Sometimes, Bessy is a little bad at keeping secrets to herself. She likes to gossip and will probably leak bits and pieces of information about your family. That being said, she is loyal and dependable when it comes down to it, and her lips have been sealed about the most important family secrets, such as the hush-hush scandal of your older brother.

How would they express their love for a romantic partner?

She would flirt, and do lots of seductive things in the bedroom. 😉

How would they express their love for a family member?

For her parents, she sends them spare money whenever she can, because she hardly has time off to visit. When she has children, she’ll make sure they would learn to read and write, and also associate with other children who are of slightly better standing. She understands her children won’t be marrying to great advantage, but Bessy knows the world is starting to change, and there will be opportunities her kids have that she doesn’t.

You’re seated in a room with an empty chair, and the character is called in to speak with you. What do they do?

Say ‘Yes, Miss <FirstName>?’, then wait patiently for instructions.

Your carriage breaks down midway while you’re returning home from a long journey. How does the character respond?

Bessy will be dutiful at first, and attempt to help: ‘Oh, is there any way in which I can be of assistance?’ Upon all the reassurances that no, indeed, the men have it under control and she’s not needed, she would sit in the carriage and accompany you, make sure you’re comfortable and have everything you need for the wait, and then make some pleasant small talk to lighten the situation.

Who is their best friend, and what did they last do together?

Mr Stevens (the baker)’s daughter, who now helps Mr Stevens run the shop. Sometimes, Bessy and the baker’s daughter meet up and eat the ‘leftover’ bread that hasn’t been sold on the day, and gossip about all manners of things. Bessy last saw the baker’s daughter when she had to pick up some bread, and they spoke quickly about the bickering couple, though Bessy couldn’t get to the meat of the revelation because the next customer was there and getting impatient. Oh well, there’s always next time!

Whom do they dislike the most, and what happened during their last encounter?

Bessy has a love-hate relationship with Mrs Norris. On the one hand, Mrs Norris provides an excellent source of gossip, and seems to know everything in town; on the other, Maid doesn’t like it when Mrs Norris talks about the <LastName>s—this is her family being gossiped about! There’s also a bit of unspoken rivalry going on, because Bessy wants to be the authority on all gossip, and Mrs Norris is quite a worthy adversary there! The last time they met, Mrs Norris called for tea and divulged a nice piece of information about the bickering couple’s latest argument, which Bessy’ll certainly be sharing with the baker’s daughter.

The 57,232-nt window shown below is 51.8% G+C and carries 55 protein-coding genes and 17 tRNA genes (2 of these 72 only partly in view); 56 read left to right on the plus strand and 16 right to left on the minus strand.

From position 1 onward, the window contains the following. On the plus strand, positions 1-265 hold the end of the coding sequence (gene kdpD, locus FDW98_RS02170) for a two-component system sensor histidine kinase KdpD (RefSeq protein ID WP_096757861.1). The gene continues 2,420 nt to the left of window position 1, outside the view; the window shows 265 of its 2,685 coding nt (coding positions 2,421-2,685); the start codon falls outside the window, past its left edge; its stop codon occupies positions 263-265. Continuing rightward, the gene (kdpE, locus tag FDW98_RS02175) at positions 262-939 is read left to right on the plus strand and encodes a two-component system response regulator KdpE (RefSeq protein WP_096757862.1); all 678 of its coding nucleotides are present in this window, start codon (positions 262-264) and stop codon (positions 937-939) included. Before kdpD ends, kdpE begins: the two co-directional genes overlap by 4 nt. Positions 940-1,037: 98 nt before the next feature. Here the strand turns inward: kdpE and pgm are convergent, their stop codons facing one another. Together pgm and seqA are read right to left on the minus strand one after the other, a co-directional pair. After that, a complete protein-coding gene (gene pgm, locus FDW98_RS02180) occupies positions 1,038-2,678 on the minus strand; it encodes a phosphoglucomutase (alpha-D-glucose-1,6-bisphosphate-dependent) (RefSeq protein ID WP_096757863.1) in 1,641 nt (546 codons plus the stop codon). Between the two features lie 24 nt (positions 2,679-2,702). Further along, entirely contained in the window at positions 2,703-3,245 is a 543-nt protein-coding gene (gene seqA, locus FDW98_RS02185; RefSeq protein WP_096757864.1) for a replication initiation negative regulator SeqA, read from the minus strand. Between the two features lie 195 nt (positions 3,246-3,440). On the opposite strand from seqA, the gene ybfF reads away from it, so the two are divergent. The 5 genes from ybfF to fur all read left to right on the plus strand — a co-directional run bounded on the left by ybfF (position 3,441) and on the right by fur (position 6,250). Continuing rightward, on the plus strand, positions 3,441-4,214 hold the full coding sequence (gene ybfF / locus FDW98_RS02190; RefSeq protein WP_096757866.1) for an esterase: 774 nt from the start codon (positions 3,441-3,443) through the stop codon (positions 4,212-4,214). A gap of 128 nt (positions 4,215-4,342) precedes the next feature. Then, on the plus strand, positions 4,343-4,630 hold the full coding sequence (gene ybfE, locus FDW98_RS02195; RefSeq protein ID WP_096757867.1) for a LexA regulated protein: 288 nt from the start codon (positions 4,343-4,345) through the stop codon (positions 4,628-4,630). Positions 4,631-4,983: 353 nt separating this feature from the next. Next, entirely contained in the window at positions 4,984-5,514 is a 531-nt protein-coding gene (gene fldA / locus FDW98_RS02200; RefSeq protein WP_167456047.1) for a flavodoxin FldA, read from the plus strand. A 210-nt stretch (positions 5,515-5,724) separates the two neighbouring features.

Whom would they like to get to know better? Any particular reasons?

The footman that accompanies Mr Curtis seems to be quite an interesting character—and from what Bessy’s heard, Mr Curtis has a handsome income, does he not?

What is their favourite activity to do in their spare time?

On her days off, Bessy likes to head into town and look at all the shiny and pretty things, and imagine what it’ll be like to own them and wear them herself. She even keeps a mental list of all the nice clothing and accessories she’d like to have, and every now and then, she evens indulges in getting something.

What is the first thing others will notice about this character?

The brightness of her expression and countenance. If not for her attire, she might be mistaken for a gentleman’s daughter!

How does this fit with the impressions you’ve formed about Bessy? Would you like to see more of Bessy, and in any particular situation/s? We’d love to know what you think, so do please leave us a comment!

Friday Features: Regency Music

It’s Samantha here, welcoming you to the first Friday Feature for our awesome April! This week, I want to talk a little about the music that was popular during the Regency era, primarily because it forms such an integral part of the context, gameplay, and stories in Regency Love. After all, it’s one of the accomplishments you can work on during your time in Darlington, and, should you decide to practise often, your musical prowess can be appreciated by all in your acquaintance.

Firstly, here are a few dates to get us started:

  • 1811 – 1820: The Regency era, so named because the King at the time (George III) went a little bonkers and his heir, the Prince of Wales (later King George VI), ruled as the Prince Regent
  • 1756 – 1791: The dates for Wolfgang Amadeus Mozart, whose music was pretty popular during the Regency
  • 1732 – 1809: The dates for Joseph Haydn, who was very popular back in his days—even more so than Mozart, actually!
  • 1770 – 1827: The dates for Ludwig van Beethoven, whose early style was quite “Regency-esque” (formally known as “Classical”), though he later developed a bolder style and broke many rules (in what’s formally known as “Romantic” music)